By Matt Youmans
VSiN senior editor
On the brink of getting blown out in the Super Bowl, Tom Brady rallied New England to a thrilling finish, driving for a touchdown and 2-point conversion in the final minute to force the first overtime game in Super Bowl history that finished with the Patriots winning, 34-28.
The overtime proposition cashed at plus-525 — or as high as plus-700 — much to the dismay of Las Vegas bookmakers.
The Falcons, up 28-3 early in the third quarter, could not close the deal. Call it a super comeback or a super choke. James White won it with a 2-yard run, capping the Patriots’ improbable revival with 31 unanswered points.
The Patriots closed as 3-point favorites and minus-137 on the money line at the South Point. The total closed 57 after peaking at 59½ early last week.
“We certainly didn’t want New England to win by three, and not because of wins or losses, but because we didn’t want to refund everybody,” Westgate sports book director Jay Kornegay said. "I can't believe it."
The action in Las Vegas was nonstop from Sunday morning through the evening, with standing-room-only crowds in sports books all around the Strip. If anyone went home early, that was a big mistake.
South Point oddsmaker Jimmy Vaccaro predicted the wagering handle will “smash the record" of $132.5 million that was bet in Nevada on last year’s game.
"A memorable result for a memorable handle," said Vinny Magliulo, a Las Vegas bookmaker and VSiN analyst.
The best result for the South Point, sports book director Chris Andrews said, was New England and over the total.
"It was not looking good," Andrews said. "I've still got a hole in my stomach. I have to let this sink in for a while."
The books are expected to show a win for the game. But some key props and teasers were losers for the books.
The money-line price on Atlanta peaked at minus-3,500 (bet $3,500 to win $100) during in-game wagering.
MGM Resorts sports book director Jay Rood said he was seeing more bets than ever in the $200,000 to $400,000 range, including one for $485,000 on the Patriots minus-3.
The largest reported bet so on the game? A $1 million wager on Atlanta plus-3 at CG Technology sports books. Now that's a bad beat.
“A lot of big props were not going our way,” Kornegay said.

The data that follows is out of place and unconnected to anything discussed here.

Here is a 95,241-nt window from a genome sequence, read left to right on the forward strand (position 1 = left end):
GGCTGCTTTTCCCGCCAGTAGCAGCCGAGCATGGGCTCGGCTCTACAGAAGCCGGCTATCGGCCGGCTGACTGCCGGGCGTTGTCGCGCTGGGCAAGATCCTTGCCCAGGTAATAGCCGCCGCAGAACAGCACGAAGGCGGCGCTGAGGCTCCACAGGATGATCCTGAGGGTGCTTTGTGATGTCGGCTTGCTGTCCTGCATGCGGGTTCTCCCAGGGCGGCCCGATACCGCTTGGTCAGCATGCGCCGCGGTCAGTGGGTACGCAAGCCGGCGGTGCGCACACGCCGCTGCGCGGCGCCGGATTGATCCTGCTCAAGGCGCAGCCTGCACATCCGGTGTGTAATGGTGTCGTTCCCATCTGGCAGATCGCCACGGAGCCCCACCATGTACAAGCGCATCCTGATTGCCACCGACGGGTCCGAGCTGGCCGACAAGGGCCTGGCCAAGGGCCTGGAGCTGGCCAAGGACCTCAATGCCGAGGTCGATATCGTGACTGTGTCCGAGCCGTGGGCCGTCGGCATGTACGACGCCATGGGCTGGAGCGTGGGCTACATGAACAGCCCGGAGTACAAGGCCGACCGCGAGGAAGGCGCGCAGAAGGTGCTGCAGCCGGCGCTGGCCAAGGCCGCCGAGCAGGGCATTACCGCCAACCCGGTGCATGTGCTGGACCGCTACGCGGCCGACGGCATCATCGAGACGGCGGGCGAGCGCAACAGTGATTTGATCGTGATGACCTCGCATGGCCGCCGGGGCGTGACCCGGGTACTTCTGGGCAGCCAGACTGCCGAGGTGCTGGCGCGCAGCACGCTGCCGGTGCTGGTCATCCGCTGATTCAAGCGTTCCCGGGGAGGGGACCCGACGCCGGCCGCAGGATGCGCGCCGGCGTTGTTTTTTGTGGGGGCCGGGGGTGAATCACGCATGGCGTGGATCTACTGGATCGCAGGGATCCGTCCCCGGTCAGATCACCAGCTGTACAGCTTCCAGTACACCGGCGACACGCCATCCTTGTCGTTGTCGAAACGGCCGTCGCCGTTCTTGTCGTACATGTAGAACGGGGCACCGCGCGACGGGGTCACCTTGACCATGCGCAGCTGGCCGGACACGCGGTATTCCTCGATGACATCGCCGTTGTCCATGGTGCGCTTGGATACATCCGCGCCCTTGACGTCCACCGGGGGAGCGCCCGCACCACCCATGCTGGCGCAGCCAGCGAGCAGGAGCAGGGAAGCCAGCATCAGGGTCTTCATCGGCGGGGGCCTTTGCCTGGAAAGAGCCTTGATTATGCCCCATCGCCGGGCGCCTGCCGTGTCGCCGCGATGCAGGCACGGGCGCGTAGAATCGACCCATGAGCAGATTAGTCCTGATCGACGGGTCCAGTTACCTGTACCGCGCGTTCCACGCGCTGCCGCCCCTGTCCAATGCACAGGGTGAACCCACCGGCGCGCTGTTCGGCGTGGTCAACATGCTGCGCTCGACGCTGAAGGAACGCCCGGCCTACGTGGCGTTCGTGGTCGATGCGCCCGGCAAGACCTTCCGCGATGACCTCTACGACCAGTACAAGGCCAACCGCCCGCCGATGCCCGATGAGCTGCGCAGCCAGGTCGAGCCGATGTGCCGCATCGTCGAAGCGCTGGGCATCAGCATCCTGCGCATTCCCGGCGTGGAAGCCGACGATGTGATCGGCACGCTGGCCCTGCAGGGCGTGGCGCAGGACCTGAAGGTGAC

Here’s a review of several key prop decisions:
Team to commit the first turnover: The Patriots (plus-110) coughed up the first turnover when running back LeGarrette Blount fumbled early in the second quarter.
Total sacks in the game by Falcons defense: Over 1½ at minus-150 cashed with ease. Brady was sacked twice in the first half and five times by the fourth quarter.
The player to score the first touchdown was Falcons running back Devonta Freeman on a second-quarter run. Freeman was getting 8-1 odds.
Will there be a special teams or defensive touchdown? Brady tossed a second-quarter pick-six to cash the “Yes” at plus-170.
Atlanta led 21-0, putting the largest lead of the game over 14½ at minus-160, which also cashed the prop on either team scoring three unanswered times (yes, minus-230). In fact, New England scored five times in a row to close the game.
Will the Patriots convert a fourth-down play? In desperation mode, Brady completed a pass to convert a fourth down to cash at plus-145.
Will there be a missed extra point kick? Stephen Gostkowski shanked a kick in the third quarter to cash at plus-330.
Will there be a successful 2-point conversion? The Patriots converted two of them at plus-200, including Brady’s pass to Danny Amendola to tie the game at 28 with 57 seconds left.
Brady was suspended when the season started. New England finished 16-3 against the spread, the best ATS mark in league history.
The night ended with the awkward Lombardi Trophy presentation for NFL commissioner Roger Goodell, who had to hand it over to Patriots owner Robert Kraft.
Brady was the favorite to win Most Valuable Player, and Brady cashed after the leading the largest comeback in Super Bowl history.